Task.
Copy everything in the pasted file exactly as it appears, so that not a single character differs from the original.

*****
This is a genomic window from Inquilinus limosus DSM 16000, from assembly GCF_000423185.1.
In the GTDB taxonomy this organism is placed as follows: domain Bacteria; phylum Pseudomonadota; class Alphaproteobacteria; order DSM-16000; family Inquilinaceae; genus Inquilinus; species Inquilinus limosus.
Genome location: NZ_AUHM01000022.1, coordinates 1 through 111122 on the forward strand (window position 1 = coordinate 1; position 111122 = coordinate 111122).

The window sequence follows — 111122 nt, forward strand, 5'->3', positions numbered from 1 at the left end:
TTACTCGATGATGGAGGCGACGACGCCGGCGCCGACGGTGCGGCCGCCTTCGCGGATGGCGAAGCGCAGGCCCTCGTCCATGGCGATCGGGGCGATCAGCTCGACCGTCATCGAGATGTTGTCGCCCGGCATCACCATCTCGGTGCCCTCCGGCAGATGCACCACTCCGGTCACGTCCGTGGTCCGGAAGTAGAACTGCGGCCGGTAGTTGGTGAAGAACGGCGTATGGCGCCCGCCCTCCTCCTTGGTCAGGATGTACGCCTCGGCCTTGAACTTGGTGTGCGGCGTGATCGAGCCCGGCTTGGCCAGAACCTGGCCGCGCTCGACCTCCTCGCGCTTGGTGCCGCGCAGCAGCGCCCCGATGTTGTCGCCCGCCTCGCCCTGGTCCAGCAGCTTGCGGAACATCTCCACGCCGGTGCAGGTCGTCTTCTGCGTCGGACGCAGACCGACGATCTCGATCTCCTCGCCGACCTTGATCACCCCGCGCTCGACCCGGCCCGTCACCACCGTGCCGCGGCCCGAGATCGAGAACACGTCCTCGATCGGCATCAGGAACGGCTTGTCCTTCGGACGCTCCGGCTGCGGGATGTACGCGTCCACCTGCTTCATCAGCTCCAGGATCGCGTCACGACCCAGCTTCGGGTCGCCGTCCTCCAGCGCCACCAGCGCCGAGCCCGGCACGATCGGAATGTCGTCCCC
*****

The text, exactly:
This is a genomic window from Inquilinus limosus DSM 16000, from assembly GCF_000423185.1.
In the GTDB taxonomy this organism is placed as follows: domain Bacteria; phylum Pseudomonadota; class Alphaproteobacteria; order DSM-16000; family Inquilinaceae; genus Inquilinus; species Inquilinus limosus.
Genome location: NZ_AUHM01000022.1, coordinates 1 through 111122 on the forward strand (window position 1 = coordinate 1; position 111122 = coordinate 111122).

The window sequence follows — 111122 nt, forward strand, 5'->3', positions numbered from 1 at the left end:
TTACTCGATGATGGAGGCGACGACGCCGGCGCCGACGGTGCGGCCGCCTTCGCGGATGGCGAAGCGCAGGCCCTCGTCCATGGCGATCGGGGCGATCAGCTCGACCGTCATCGAGATGTTGTCGCCCGGCATCACCATCTCGGTGCCCTCCGGCAGATGCACCACTCCGGTCACGTCCGTGGTCCGGAAGTAGAACTGCGGCCGGTAGTTGGTGAAGAACGGCGTATGGCGCCCGCCCTCCTCCTTGGTCAGGATGTACGCCTCGGCCTTGAACTTGGTGTGCGGCGTGATCGAGCCCGGCTTGGCCAGAACCTGGCCGCGCTCGACCTCCTCGCGCTTGGTGCCGCGCAGCAGCGCCCCGATGTTGTCGCCCGCCTCGCCCTGGTCCAGCAGCTTGCGGAACATCTCCACGCCGGTGCAGGTCGTCTTCTGCGTCGGACGCAGACCGACGATCTCGATCTCCTCGCCGACCTTGATCACCCCGCGCTCGACCCGGCCCGTCACCACCGTGCCGCGGCCCGAGATCGAGAACACGTCCTCGATCGGCATCAGGAACGGCTTGTCCTTCGGACGCTCCGGCTGCGGGATGTACGCGTCCACCTGCTTCATCAGCTCCAGGATCGCGTCACGACCCAGCTTCGGGTCGCCGTCCTCCAGCGCCACCAGCGCCGAGCCCGGCACGATCGGAATGTCGTCCCC